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Inflammation and oxidative stress

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Cigarette smoke is a complex and dynamic mixture of more than 5,000 individual chemical constituents [1] and there is strong evidence linking cigarette smoking with a number of disease processes. Cigarette smoke is well known to cause cellular oxidative stress, which is a factor in many smoking-related diseases [2-3,7].

Oxidative stress occurs when an imbalance between excessive generation of oxidants (free radicals) and/or insufficient antioxidant defence mechanisms results in cell, tissue or organ injury. This can initiate numerous pathological processes and contribute to the development of various diseases including atherosclerosis, cancer and chronic obstructive pulmonary disease (COPD) [ 4 ].

Free radicals include reactive oxygen (ROS) and reactive nitrogen species (RNS) and are formed naturally during a variety of biochemical reactions and cellular functions, for example during mitochondrial metabolism. Under normal circumstances, free radicals are neutralised by the cells’ antioxidant defence mechanisms. Oxidative stress can however result in an imbalance in the formation and degradation of pro-oxidant free radicals, leading to DNA damage, mitochondrial dysfunction, membrane damage and lipid peroxidation, protein oxidation and apoptosis [ 5-6 ]. Both in vivo and in vitro studies have demonstrated that chemical constituents in cigarette smoke have the potential to generate ROS and induce oxidative stress by increasing the pro oxidant burden and/or decreasing antioxidant protection. Cigarette smoke-derived ROS cause oxidative damage to cellular components and activate numerous signal pathways that modulate cellular responses and may ultimately lead to pathological changes in cell function [ 7 ].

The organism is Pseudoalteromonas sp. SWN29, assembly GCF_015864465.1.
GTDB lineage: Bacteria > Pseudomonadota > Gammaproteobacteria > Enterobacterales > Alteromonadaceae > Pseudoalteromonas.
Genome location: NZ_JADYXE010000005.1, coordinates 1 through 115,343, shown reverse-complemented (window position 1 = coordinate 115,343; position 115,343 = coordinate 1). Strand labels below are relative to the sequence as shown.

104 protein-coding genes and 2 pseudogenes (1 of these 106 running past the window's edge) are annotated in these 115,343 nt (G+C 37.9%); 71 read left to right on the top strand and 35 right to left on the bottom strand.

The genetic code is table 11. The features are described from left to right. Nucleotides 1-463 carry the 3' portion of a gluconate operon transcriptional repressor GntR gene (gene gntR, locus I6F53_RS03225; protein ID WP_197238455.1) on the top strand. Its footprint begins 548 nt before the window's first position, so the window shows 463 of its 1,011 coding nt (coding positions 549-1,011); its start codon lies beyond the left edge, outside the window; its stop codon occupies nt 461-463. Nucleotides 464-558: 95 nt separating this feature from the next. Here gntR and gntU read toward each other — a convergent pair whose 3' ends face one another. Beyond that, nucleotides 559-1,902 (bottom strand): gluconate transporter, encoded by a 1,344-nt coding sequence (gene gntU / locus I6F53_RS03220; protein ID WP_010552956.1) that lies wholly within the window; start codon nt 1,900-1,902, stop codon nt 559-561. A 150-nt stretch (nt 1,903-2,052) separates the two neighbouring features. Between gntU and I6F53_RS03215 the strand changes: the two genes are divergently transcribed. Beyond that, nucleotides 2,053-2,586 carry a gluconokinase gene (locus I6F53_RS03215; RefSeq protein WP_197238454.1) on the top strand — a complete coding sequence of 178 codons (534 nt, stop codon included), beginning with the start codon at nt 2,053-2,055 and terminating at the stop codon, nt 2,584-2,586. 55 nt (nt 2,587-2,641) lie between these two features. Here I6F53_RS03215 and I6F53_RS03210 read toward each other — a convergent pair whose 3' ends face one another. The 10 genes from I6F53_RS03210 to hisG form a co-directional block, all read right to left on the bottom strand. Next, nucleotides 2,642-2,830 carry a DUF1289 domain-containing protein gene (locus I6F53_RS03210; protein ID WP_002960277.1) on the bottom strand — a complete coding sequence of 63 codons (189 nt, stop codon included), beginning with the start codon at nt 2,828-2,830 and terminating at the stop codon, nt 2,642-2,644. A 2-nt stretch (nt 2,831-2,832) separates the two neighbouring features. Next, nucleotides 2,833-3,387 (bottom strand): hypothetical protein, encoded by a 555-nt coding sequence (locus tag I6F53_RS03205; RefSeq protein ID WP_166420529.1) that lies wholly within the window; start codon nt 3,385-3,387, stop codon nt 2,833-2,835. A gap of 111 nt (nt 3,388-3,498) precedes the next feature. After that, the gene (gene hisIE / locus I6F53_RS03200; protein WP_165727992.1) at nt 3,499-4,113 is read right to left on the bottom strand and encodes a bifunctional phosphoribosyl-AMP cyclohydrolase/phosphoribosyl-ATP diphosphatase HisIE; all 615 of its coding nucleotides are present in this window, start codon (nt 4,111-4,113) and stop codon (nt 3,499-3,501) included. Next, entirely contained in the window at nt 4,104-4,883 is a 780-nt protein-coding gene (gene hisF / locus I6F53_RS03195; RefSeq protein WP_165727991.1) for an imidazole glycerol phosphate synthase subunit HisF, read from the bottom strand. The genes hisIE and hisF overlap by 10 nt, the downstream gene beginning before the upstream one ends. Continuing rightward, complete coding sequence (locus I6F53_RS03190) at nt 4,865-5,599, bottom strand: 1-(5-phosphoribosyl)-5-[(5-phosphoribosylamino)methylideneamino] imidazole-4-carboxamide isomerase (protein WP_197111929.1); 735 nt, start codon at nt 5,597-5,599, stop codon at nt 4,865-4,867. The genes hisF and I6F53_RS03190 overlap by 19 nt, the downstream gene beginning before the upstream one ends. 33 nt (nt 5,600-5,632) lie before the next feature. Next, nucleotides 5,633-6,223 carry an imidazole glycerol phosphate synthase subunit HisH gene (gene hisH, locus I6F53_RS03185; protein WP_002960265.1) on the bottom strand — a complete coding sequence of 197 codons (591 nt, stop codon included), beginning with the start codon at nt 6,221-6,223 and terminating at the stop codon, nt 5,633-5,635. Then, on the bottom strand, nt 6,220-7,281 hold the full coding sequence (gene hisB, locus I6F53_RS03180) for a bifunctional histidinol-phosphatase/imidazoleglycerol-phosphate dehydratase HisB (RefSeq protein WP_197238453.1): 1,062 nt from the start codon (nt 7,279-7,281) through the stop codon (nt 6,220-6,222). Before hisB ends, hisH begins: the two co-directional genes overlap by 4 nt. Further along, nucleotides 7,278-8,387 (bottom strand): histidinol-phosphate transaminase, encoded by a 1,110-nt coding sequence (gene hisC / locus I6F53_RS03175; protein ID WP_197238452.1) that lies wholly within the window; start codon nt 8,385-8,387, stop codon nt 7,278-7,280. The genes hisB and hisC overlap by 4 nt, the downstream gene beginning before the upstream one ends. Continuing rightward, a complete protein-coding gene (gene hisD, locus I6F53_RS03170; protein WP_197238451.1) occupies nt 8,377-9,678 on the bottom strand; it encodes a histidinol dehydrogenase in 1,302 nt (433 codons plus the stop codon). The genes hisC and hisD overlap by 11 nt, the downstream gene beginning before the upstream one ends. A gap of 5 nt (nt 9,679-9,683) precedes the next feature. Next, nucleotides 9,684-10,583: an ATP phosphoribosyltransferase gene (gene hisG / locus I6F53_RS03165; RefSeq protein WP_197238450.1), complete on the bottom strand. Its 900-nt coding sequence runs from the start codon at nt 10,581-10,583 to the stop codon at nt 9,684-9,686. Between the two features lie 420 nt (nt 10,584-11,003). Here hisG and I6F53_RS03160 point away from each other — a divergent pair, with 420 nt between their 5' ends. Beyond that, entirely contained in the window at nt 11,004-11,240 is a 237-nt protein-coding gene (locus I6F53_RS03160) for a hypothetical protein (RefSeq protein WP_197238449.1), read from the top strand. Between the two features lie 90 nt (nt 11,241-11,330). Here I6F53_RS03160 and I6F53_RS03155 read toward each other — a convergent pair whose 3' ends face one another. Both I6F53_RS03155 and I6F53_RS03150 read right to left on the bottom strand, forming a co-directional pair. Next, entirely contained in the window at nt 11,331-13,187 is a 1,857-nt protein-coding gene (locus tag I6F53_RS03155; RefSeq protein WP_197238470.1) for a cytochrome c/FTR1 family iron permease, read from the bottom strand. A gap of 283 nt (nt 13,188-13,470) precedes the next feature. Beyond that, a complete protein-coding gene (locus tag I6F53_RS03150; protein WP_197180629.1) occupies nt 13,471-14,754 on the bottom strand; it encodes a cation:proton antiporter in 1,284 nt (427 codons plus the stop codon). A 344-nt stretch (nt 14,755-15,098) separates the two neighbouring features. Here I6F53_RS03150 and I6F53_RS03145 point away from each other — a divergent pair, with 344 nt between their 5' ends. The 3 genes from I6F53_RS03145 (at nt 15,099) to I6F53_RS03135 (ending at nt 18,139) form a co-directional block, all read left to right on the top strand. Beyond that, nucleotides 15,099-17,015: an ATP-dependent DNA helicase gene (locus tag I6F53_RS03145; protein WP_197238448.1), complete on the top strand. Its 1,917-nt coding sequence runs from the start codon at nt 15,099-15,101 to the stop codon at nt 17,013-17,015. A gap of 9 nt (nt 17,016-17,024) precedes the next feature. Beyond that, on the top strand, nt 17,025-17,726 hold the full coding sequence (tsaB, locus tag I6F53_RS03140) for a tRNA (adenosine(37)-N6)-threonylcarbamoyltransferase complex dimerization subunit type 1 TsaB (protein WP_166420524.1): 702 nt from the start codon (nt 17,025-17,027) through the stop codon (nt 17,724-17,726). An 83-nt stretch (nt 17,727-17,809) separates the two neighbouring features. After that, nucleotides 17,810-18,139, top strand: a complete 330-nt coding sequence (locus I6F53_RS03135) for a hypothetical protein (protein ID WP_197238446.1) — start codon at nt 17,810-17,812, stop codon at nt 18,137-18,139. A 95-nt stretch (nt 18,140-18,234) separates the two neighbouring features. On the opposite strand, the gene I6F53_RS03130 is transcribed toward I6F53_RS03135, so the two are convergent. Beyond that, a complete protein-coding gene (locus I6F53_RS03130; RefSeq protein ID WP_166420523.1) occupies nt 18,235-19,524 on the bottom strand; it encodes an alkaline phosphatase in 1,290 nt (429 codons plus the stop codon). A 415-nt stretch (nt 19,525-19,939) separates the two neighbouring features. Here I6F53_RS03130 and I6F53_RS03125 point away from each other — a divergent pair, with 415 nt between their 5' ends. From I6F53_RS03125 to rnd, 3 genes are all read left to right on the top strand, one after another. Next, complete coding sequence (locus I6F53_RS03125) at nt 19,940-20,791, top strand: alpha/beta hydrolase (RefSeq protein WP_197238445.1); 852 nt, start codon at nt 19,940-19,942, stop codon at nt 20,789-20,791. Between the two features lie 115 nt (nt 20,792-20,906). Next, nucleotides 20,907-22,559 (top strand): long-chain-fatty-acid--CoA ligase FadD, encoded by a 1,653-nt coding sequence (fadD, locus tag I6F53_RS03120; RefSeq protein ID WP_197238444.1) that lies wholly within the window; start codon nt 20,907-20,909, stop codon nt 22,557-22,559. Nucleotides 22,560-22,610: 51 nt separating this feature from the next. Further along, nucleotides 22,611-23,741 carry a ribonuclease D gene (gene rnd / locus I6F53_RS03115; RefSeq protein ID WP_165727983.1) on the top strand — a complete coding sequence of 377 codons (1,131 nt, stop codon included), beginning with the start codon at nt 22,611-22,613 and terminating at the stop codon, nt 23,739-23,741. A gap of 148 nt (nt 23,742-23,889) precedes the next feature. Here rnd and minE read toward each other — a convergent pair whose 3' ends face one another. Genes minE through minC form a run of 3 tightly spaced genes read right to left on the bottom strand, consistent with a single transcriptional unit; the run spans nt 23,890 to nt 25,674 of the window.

Direct measurement of ROS production

The induction of the production of reactive oxygen species (ROS) by intracellular enzymes in response to cigarette smoke is a key factor in the oxidative stress associated with smoke-related diseases. Using specific dyes to monitor ROS levels, including dichlorofluorescein (DCF) and dihydroethidium (DHE), we are developing tools with the ability to monitor the intracellular production of ROS in cell types relevant to each of the three main smoking-related diseases. The example below shows the detection of ROS by DCF in the lung epithelial (NCI-H292) cell line in response to exposure to cigarette smoke extracts.

             NCI-H292 cells loaded with the ROS-sensitive dye, DCF

NCI-H292 cells above loaded with the ROS-sensitive dye, DCF (dichlorofluorescein). Images are (left) of control cells exposed to 1 % DMSO and (right) of cells exposed to 100 mg/ml TPM for 1 hour.

Directly measuring cellular ROS production using DCF stain

Monitoring intracellular antioxidant status

As well as measuring directly the production of ROS, we are monitoring changes in oxidative stress indirectly by examining changes in the levels of the antioxidant, reduced glutathione, in cells. This is being carried out using the luminescent GSH-glo assay and our initial data demonstrate the use of such an assay in monitoring antioxidant levels as well as in determining cellular mechanisms underlying the response to cigarette smoke [ 8-9 ].


Monitoring oxidative stress-induced transcriptional regulation